If you pass along Tenjin beach toward the mouth of the Nagase River in midwinter, you will see the phenomenon of natural ice art.
Water from Inawashiro Lake is blown by very strong westerly winds onto trees near the beach where it freezes in splash formations, a phenomenon that is very rare in Japan. This 'splash ice' is as beautiful as 'silver frost' and you will never be tired of seeing it.
The splashes sometimes make ice formations up to five meters long. The wind is so strong that windbreak forests have been planted along Tenjin beach. Strong cold waves sometimes make the splash ice around the trees. You can see this ice along a 100m area where there are no anti-erosion concrete blocks.
Moreover, you can see various other changing ice formations such as drift ice and ice upheavals that are said to mark the passing of deities.
Shishi-Iwa is a lion-like rock, located inside the Yoshino-Kumano National Park near Kumano city in Mie Prefecture.
Shishi-Iwa is a mass of rock, 25m high and 210m round, and is also known as the Japanese Sphinx. It was formed by the upheaval and erosion of the surrounding rock and gets its name from the fact that it looks like a lion roaring at the Pacific Ocean. There seems to be no end to the tourists visiting for the beautiful scenery, which continues from Oniga Castle.
Shishi-Iwa is also highly regarded for its academic value. Along with the Shinsen cave, it is considered as one of the guardian dogs of Oma Shrine, which lies upstream of the nearby Idogawa River.
Shishi-Iwa is illuminated on New Year's Eve and is one of the events relating to the '108 fireworks of the watch-night', creating a fantastic atmosphere. Shishi-Iwa is a national scenic monument made by nature, and stimulates the viewer's imagination.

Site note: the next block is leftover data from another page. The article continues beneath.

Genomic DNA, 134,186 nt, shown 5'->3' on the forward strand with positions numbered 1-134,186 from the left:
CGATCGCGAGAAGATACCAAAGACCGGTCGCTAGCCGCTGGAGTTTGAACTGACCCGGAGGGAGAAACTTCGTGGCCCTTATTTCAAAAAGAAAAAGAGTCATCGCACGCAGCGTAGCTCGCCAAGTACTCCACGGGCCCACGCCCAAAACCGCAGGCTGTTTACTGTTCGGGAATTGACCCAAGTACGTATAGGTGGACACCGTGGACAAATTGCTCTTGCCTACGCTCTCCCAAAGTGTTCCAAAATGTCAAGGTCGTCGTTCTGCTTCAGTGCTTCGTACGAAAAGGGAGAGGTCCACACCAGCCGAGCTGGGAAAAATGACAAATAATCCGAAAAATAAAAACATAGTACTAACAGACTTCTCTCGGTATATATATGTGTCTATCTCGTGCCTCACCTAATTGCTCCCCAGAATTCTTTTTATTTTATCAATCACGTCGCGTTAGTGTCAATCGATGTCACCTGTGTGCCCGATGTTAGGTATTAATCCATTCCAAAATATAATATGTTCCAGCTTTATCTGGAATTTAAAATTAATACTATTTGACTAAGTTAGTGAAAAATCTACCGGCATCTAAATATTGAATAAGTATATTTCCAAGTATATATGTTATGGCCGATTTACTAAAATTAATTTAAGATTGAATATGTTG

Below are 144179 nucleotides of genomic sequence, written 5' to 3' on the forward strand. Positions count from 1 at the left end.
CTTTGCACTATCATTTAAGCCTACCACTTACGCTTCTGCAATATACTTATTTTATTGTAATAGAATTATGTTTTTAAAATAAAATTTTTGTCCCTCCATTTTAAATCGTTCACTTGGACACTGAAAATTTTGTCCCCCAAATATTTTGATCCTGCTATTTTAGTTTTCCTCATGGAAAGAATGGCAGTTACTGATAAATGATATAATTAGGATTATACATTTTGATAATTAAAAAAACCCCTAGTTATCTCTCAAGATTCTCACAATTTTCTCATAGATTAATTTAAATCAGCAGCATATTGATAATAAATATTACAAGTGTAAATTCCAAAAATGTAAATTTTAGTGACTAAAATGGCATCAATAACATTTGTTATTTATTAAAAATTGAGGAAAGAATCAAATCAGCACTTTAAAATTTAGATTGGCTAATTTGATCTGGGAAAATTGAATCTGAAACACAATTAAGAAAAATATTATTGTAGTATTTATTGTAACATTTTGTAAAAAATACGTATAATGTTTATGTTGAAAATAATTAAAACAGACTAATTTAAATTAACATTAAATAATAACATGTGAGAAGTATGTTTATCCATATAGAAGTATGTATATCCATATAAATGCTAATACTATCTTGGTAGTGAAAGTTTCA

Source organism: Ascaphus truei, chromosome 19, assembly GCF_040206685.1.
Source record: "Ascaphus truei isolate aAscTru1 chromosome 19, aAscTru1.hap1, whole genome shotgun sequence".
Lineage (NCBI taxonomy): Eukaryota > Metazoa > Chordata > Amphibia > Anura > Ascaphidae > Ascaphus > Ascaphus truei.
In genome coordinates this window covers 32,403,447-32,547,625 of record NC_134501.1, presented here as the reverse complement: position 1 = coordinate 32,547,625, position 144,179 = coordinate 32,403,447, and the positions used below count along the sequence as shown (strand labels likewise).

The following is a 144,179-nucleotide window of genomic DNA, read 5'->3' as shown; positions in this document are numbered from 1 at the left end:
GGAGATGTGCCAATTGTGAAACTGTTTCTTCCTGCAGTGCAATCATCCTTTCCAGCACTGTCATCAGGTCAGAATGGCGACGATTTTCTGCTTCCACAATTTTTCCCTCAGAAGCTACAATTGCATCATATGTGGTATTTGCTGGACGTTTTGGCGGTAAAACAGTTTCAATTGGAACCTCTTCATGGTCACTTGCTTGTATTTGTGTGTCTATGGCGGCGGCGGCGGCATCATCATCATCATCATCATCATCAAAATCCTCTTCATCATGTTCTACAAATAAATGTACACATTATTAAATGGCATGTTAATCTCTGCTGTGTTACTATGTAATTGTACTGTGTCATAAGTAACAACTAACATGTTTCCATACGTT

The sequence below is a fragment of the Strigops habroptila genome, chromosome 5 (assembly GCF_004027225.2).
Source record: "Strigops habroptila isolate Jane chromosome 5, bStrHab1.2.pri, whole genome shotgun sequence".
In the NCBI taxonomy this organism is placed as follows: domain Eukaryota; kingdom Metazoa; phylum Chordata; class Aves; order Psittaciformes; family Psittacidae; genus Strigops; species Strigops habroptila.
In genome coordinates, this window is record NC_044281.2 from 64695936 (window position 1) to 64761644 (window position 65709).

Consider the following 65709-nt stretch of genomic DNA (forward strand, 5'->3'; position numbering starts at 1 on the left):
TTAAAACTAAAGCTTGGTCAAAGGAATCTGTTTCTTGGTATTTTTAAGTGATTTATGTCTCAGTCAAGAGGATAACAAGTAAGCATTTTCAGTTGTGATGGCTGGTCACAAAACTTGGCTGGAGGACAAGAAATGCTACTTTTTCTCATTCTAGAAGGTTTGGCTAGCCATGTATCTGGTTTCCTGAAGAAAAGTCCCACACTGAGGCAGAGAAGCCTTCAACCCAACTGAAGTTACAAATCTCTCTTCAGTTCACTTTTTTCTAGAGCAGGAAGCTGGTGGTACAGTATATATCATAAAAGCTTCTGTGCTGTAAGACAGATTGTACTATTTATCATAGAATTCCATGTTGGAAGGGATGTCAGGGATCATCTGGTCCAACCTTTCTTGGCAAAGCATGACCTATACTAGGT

Ashitsuki Park is located in Takaoka City, Toyama prefecture. It was selected as one of the 100 Homes for Life by the Natural Protection Division of the Environment Agency. This selection is aimed at the protection and recovery of small familiar animals and their living environment.
The protected living things in Ashitsuki Park are the Genji-firefly and the Heike-firefly. Since Showa 46, Nakata Elementary School and the Nakata District Protection Association have carried out protection activities, which have been highly valued.
In olden times, the firefly was loved as a feature of early summer, but as the water quality of the streams that the firefly larvae live in gets dirtier and the waterside environment changes, so the situation gets worse and it becomes more difficult to see fireflies. In this park, however, you can see the fireflies' bright lights in June, which let us know that summer is coming.
The Giant Aphananthe of Mukumoto is located in Geinou-chou, Angei County, Mie Prefecture, and has been designated as a National Natural Monument. As old as 1500 years, the giant aphananthe tree is more than 18 meters high and has a trunk circumference of 8 meters. It is the largest tree in Japan after the Mikazuki-no-muku located in Hyogo Prefecture.
Long ago, there used to be a larger trunk on the northern face of the tree, but it was blown off in strong winds during the Meiji period. Because of this, the trunk is currently only half of what it used to be. The circumference of the trunk at that time is said to have been more than 14 meters.
During the reign of Emperor Saga (809~822), it is said that when Taizen Nozoe and his son, both subjects of the Sei-Taishogun (General) Sakanoue-no-Tamuramaro, were wandering along the Ise Road, they came upon this land, where they found a giant aphananthe tree. They dwelt here temporarily in a tea hut they built right under the tree.
The trunk, which has grown and thickened over many hundreds of years and has its own strong vitality, gives the observer a strong impression and a sense of a mysterious stately presence